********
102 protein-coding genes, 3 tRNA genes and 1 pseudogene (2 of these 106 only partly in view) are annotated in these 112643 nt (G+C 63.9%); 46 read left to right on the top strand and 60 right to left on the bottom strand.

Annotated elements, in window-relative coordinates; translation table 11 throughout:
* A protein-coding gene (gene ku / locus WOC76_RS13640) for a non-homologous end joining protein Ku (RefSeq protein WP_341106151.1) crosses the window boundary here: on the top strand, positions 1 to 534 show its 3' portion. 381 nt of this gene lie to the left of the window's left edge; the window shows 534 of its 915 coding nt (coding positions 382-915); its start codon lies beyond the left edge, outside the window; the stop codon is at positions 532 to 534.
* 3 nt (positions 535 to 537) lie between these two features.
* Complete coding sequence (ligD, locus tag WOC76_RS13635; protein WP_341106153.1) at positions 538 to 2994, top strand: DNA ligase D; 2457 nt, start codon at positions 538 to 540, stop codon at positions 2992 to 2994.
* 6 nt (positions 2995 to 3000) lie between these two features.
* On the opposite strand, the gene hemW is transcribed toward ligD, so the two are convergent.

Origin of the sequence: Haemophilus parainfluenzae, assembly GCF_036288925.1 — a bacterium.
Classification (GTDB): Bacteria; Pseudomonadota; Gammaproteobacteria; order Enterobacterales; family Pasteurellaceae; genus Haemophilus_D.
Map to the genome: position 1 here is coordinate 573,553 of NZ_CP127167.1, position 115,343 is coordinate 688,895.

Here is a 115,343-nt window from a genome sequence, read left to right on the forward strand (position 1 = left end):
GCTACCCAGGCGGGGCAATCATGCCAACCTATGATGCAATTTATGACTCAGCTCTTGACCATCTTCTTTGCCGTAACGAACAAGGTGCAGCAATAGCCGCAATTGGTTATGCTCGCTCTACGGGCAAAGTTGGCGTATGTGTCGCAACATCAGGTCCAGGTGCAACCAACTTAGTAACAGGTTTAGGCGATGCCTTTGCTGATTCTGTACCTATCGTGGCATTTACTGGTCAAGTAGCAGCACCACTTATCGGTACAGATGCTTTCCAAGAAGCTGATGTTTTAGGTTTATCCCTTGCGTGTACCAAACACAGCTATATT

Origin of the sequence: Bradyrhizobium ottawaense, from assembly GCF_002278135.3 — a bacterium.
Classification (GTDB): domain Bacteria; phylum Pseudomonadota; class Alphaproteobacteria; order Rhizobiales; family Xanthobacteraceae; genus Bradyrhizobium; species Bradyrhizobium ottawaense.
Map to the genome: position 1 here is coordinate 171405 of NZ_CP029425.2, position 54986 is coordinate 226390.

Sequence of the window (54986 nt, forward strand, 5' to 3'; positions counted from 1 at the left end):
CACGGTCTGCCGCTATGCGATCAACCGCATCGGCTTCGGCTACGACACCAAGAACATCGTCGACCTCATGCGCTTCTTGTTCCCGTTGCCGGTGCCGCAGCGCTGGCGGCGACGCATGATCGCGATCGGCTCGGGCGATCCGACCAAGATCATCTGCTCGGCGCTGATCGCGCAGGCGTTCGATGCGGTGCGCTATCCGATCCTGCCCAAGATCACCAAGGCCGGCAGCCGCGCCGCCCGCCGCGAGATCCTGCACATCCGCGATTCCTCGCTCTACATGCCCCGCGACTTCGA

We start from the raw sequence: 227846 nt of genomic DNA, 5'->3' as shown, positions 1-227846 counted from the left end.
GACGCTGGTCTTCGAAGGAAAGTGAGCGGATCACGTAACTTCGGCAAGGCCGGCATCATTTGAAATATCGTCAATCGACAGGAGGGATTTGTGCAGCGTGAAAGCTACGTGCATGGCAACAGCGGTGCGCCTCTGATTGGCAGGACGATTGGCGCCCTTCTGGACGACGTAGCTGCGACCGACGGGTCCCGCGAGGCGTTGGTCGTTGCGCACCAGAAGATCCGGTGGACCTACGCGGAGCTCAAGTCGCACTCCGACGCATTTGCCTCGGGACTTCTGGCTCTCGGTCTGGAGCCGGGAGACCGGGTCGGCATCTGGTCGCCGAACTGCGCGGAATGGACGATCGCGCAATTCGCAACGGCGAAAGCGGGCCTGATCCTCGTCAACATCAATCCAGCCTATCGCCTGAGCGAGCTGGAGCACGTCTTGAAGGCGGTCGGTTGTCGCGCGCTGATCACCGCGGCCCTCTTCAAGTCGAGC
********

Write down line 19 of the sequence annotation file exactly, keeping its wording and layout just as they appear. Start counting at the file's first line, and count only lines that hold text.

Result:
GACGCTGGTCTTCGAAGGAAAGTGAGCGGATCACGTAACTTCGGCAAGGCCGGCATCATTTGAAATATCGTCAATCGACAGGAGGGATTTGTGCAGCGTGAAAGCTACGTGCATGGCAACAGCGGTGCGCCTCTGATTGGCAGGACGATTGGCGCCCTTCTGGACGACGTAGCTGCGACCGACGGGTCCCGCGAGGCGTTGGTCGTTGCGCACCAGAAGATCCGGTGGACCTACGCGGAGCTCAAGTCGCACTCCGACGCATTTGCCTCGGGACTTCTGGCTCTCGGTCTGGAGCCGGGAGACCGGGTCGGCATCTGGTCGCCGAACTGCGCGGAATGGACGATCGCGCAATTCGCAACGGCGAAAGCGGGCCTGATCCTCGTCAACATCAATCCAGCCTATCGCCTGAGCGAGCTGGAGCACGTCTTGAAGGCGGTCGGTTGTCGCGCGCTGATCACCGCGGCCCTCTTCAAGTCGAGC